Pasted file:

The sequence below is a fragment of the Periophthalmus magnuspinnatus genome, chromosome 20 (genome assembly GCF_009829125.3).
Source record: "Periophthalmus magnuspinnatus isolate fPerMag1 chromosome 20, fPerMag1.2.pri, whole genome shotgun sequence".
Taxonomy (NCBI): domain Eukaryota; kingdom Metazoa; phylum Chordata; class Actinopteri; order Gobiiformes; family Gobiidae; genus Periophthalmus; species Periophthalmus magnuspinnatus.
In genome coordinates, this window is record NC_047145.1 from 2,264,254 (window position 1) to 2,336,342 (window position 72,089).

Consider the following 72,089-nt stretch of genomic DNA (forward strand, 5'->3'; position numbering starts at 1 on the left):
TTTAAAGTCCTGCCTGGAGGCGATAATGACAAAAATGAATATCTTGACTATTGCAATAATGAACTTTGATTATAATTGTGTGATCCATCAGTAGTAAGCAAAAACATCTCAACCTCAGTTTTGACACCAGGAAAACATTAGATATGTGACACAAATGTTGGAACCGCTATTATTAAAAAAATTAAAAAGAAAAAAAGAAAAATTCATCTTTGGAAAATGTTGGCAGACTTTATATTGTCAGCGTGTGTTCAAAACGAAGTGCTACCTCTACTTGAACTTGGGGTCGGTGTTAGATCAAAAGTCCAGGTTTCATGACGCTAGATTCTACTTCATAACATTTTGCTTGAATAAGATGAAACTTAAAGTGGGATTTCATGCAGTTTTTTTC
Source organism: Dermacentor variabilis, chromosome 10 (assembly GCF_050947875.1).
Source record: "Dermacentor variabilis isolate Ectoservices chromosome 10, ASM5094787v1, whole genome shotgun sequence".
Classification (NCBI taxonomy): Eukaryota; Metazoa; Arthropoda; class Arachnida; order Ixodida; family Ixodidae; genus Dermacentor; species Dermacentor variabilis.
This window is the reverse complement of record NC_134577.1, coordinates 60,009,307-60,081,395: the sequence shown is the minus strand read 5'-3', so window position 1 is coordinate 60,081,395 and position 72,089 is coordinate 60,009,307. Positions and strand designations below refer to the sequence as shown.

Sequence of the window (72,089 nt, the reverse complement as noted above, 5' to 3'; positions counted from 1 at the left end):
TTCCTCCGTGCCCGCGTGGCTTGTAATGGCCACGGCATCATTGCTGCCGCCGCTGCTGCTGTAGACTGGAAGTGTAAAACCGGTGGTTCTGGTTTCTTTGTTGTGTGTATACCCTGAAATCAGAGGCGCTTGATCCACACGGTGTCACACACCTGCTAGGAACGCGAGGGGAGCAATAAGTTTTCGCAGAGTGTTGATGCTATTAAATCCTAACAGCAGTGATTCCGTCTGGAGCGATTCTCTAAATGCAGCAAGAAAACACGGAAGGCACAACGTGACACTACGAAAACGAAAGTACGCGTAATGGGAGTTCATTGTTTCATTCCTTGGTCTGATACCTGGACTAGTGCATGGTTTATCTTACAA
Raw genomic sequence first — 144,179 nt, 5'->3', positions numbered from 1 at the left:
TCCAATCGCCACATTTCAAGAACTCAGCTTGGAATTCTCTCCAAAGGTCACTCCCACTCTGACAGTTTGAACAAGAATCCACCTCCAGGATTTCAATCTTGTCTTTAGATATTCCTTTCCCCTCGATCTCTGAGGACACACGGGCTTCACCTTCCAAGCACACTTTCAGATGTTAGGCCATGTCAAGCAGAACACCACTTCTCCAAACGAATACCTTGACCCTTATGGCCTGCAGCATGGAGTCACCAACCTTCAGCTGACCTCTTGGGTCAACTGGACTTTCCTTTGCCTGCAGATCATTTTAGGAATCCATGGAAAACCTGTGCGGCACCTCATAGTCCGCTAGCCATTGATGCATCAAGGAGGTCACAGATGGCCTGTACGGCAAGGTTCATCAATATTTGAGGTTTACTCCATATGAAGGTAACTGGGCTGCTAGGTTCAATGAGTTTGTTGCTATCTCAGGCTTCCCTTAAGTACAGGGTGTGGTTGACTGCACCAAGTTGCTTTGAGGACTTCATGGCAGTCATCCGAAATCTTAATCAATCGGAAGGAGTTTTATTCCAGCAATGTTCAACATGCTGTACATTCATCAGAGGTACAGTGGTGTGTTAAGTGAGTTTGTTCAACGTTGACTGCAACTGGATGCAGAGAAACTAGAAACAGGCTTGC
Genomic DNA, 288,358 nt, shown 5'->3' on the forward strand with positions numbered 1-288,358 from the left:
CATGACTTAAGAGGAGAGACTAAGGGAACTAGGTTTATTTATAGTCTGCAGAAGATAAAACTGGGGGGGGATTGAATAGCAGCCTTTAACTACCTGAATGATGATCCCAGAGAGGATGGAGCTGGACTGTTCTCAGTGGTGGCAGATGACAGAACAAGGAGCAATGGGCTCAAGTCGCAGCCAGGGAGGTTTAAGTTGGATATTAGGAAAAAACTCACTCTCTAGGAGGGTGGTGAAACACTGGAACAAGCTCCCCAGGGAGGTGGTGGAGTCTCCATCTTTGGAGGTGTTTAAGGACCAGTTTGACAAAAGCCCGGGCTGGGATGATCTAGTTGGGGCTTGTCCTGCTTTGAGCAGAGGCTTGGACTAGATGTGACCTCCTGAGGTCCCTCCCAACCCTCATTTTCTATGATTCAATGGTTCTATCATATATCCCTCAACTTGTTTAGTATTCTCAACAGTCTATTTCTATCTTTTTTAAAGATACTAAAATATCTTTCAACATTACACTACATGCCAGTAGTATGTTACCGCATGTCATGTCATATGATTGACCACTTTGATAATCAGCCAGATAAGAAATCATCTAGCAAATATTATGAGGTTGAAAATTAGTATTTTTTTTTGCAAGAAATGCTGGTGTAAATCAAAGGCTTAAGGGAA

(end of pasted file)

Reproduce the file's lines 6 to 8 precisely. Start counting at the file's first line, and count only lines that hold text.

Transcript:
TTTAAAGTCCTGCCTGGAGGCGATAATGACAAAAATGAATATCTTGACTATTGCAATAATGAACTTTGATTATAATTGTGTGATCCATCAGTAGTAAGCAAAAACATCTCAACCTCAGTTTTGACACCAGGAAAACATTAGATATGTGACACAAATGTTGGAACCGCTATTATTAAAAAAATTAAAAAGAAAAAAAGAAAAATTCATCTTTGGAAAATGTTGGCAGACTTTATATTGTCAGCGTGTGTTCAAAACGAAGTGCTACCTCTACTTGAACTTGGGGTCGGTGTTAGATCAAAAGTCCAGGTTTCATGACGCTAGATTCTACTTCATAACATTTTGCTTGAATAAGATGAAACTTAAAGTGGGATTTCATGCAGTTTTTTTC
Source organism: Dermacentor variabilis, chromosome 10 (assembly GCF_050947875.1).
Source record: "Dermacentor variabilis isolate Ectoservices chromosome 10, ASM5094787v1, whole genome shotgun sequence".